We come home to mailboxes filled with ads and bills but no cards of sympathy. To empty refrigerators, too tired to shop after a full day of back to work stress. We answer the questions that everyone wants to know but would never ask the grieving parents.
There is support out there for those grieving pets, but not for grandparents. Crazy huh?
But this I have learned. There are those out there who are praying and remembering and thinking. They still blanket us with prayers of comfort in the privacy of their own homes and hearts.
I had this brought home to me two Saturdays ago as I went to my synagogue.
All I had to do was walk in and I had several embracing me, listening to me, allowing me to cry. “ You’ve been on my mind all week.”
Those are sweet words.
And so I’ll continue to walk. I am weary.
Within this year of 2010 I have either directly or indirectly with family and friends, walked this path of grief 12 times.
There is no merit badge for this one. Just the realization that G~d’s grace is sufficient. And that brings me comfort.

Wednesday, October 13, 2010

Comfort, conviction and Christmas

Has it really been a full year since I last posted? I guess I'm not a very good blogger am I?

Oh I've written several blogs in the past year - in the early morning hours when my brain was tired of counting sheep. But we haven't developed the technology to transfer brain waves to computers so...

This latest attempt however came about compliments of Facebook.

Someone posted a half-hearted comment meant only to register a thumbs up "like", but someone else actually posted another half-hearted response. Silly me. I just had to respond to said responder which started a dialog worthy of a forum. But like most, ended with the proverbial, "I don't want to take the time to back up my convictions with evidence. And more importantly, I don't want to take your statements seriously. You believe what you want and I'll believe my way and we can hold hands and sing We Are The World."

Yes that's a bit snarky. But I found it interesting that the original poster and another of like mind responder were clearly not interested in the "other side". They were happy and after all this was Facebook where we only "like" things we write to each other.

And so - this is not Facebook. This is MY blog, MY turf and I can share MY own ridiculous opinions. And hopefully someone will read it and either agree or disagree. But at least here I can state MY two cents worth.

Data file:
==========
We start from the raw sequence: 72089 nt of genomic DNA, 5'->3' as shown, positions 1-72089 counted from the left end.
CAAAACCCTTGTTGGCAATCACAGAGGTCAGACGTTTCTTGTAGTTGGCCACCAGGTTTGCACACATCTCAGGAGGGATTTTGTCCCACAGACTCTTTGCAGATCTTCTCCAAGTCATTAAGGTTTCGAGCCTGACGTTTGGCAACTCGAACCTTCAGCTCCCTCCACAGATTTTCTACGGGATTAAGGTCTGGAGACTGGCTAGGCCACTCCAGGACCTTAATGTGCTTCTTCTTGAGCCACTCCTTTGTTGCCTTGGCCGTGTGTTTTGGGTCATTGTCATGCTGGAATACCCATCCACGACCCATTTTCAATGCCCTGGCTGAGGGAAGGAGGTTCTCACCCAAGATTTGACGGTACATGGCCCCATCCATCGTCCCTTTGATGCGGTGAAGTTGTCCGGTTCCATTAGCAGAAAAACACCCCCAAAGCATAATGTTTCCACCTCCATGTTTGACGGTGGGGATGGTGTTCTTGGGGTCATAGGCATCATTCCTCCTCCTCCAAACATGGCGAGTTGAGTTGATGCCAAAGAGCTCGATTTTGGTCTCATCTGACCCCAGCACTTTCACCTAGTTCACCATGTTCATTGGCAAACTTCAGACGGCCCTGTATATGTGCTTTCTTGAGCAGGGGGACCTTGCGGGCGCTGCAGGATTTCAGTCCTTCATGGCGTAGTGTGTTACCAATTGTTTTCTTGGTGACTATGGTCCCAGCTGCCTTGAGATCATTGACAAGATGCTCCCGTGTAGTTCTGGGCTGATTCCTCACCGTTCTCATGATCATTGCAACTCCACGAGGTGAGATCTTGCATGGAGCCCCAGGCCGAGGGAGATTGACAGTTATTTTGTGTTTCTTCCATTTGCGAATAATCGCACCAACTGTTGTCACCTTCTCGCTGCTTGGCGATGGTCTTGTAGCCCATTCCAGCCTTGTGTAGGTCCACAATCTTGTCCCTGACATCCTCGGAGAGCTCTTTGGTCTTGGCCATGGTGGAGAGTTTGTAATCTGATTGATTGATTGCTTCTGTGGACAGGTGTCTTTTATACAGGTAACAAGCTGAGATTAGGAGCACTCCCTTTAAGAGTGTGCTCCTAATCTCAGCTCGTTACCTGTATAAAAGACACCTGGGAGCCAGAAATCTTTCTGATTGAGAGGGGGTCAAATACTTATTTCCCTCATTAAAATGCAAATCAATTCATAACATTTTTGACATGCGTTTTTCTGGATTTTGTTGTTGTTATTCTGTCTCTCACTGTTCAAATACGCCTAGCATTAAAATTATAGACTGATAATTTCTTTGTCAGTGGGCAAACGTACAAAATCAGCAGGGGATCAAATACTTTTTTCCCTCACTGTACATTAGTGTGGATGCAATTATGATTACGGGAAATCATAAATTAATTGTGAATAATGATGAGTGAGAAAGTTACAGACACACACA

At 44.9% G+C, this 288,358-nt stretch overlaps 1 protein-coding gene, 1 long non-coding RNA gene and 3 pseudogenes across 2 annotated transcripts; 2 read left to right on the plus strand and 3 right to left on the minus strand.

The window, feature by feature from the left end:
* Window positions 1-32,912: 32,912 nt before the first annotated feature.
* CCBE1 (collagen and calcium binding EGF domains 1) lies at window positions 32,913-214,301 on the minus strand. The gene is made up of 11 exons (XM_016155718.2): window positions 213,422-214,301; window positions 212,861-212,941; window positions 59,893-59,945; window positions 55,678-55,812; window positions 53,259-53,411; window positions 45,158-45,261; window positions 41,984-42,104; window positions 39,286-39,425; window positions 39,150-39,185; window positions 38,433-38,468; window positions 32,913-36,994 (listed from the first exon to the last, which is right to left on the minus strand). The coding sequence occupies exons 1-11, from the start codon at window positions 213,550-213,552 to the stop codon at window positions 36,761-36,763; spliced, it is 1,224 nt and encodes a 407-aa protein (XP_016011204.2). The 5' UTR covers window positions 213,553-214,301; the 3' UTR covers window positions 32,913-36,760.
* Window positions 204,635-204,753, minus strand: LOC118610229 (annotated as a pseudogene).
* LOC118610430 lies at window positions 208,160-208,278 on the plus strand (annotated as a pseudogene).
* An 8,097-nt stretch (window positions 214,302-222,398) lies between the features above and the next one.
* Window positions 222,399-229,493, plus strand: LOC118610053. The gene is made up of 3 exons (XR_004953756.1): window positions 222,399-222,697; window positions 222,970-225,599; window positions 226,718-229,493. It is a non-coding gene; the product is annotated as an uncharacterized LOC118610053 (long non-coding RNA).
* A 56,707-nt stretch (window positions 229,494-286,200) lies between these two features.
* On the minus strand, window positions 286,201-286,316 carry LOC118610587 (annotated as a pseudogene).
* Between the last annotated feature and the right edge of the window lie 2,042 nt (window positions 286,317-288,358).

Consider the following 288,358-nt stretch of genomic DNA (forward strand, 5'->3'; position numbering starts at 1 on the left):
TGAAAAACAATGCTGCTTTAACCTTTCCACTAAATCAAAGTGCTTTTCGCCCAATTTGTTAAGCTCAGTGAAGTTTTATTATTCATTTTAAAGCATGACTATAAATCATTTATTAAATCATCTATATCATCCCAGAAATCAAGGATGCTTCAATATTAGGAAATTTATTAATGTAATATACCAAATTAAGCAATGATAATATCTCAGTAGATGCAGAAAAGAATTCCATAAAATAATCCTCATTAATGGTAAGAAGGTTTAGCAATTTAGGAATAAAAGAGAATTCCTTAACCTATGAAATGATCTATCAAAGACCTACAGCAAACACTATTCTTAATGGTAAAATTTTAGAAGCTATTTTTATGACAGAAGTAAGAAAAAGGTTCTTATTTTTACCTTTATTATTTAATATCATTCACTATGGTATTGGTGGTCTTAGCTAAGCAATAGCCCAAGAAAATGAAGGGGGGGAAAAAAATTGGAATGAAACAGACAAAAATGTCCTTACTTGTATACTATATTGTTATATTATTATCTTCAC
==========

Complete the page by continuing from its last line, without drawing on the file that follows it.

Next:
Let's start with the first word of my title - comfort.

We're all comfortable with our own beliefs. We need to be or else they wouldn't be our beliefs. But sometimes we get too comfortable with them. We forget they define us to others and to G~d. (Yes I'm using that funny space instead of "o". If you want to know why - ask me!)

Most of the time we come by our beliefs by osmosis, or parents or friends or books someone recommended, that we haven't read yet but know it will change our lives. Some people actually take the time to find out why they believe what they believe, but usually in Christendom or Judaism it's what someone else told them.

Now I'm going to get personal. So those of you who don't want your beliefs challenged, gulp down that last swig of coffee and switch to Facebook.

The third word in my title - Christmas. And while we’re at it lets really up the antae and throw in Easter.

Where did they come from? The Bible you say with that pursed lip shake of the head. Did they?

Is there a scripture that says, "Lo (verses always start with Lo when it has to do with Christmas) it came about on Christmas morning that shepherds found the Babe... (you get the point).

Sorry. Do a word search and Christmas ain't there.

Know what comes up when you do the search with Easter. You actually get a verse. Really! But only in King James.

Act 12:4 "And when he had apprehended him, he put him in prison, and delivered him to four quaternion of soldiers to keep him; intending after Easter to bring him forth to the people."

But before you do the happy dance, it's the Greek word (pascha) for the Hebrew word (pesach) Passover.

Now I could go into a long diatribe about the birth of Christmas and Easter - who started them - the whole nine yards. But like my Facebook friend said (and I paraphrase), "yeah I know about that but I don't care." And here I quote, "In my case, my conscience has no problems with Christmas or Easter."

There's an awful lot of people on death row that would tell you their conscience has no problem with what they did to get them to "Hotel DR."

Now I come to the middle word in the title. Comfort. Let's face it, we need to be comfortable. We hate it when someone comes and has the audacity to mess with our comfort. Especially religious comfort. I’m sure the people back when Isaiah, Jeremiah, Ezekiel and the rest of the minor prophets, had they been of Facebook, would have said the same things as now. I have no problems with worshipping in the high places not designated by G~d. After all, it doesn’t matter where we worship - it’s who we worship. However the end of the story for these fine folks wasn’t pretty. G~d did care. Very much.

Okay I’ve taken up enough of your precious time - and away from finding out which politician you resemble.

Will celebrating Christmas and Easter send you to hell? Depends on which church you go to…

My point is this.

Most everybody uses conscience and conviction to justify just about anything they want to do - are comfortable with. But whatever you believe with all conviction, make sure you personally have done a thorough study and search to see where G~d stands with it. And if it’s just a tradition set forth by man to make people comfortable even though G~d has a better way, consider stepping out of the fast moving current long enough to ask Him if it’s the river He wants you in.

Oh and one more thing… cause I don’t know when I’ll blog next and I want you to get your money’s worth…

Since G~d and Jesus are one and the same - when Jesus died on the cross, He didn’t nullify all those things He wrote in the first thousand plus pages of your Bible.